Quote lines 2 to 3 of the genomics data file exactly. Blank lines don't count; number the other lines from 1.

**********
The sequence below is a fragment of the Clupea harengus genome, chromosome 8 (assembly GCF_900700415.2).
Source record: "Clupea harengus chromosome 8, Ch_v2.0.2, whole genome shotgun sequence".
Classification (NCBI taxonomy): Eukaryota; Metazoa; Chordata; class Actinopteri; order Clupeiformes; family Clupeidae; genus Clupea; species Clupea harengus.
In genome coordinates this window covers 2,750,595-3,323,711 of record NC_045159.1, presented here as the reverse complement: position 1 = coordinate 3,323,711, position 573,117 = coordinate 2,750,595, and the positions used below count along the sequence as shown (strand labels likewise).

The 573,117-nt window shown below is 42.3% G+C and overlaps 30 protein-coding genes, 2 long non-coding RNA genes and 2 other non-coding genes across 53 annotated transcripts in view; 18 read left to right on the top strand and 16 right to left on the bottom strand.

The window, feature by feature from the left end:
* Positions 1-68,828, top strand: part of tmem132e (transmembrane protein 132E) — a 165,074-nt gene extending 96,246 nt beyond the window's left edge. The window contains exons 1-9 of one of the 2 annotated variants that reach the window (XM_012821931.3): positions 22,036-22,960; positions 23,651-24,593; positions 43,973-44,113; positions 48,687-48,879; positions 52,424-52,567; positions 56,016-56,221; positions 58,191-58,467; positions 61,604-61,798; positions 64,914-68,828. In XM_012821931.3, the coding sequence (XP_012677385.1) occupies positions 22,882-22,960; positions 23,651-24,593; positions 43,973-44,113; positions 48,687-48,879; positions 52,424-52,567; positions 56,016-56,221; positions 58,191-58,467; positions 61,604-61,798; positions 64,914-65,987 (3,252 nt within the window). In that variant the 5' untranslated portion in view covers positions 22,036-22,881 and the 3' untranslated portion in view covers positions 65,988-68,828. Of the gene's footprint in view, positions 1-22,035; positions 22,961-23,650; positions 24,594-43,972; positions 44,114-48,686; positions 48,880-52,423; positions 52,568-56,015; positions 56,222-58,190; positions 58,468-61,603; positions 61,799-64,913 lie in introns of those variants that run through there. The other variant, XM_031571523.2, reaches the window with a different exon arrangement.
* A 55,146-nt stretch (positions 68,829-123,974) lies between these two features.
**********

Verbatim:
Source record: "Clupea harengus chromosome 8, Ch_v2.0.2, whole genome shotgun sequence".
Classification (NCBI taxonomy): Eukaryota; Metazoa; Chordata; class Actinopteri; order Clupeiformes; family Clupeidae; genus Clupea; species Clupea harengus.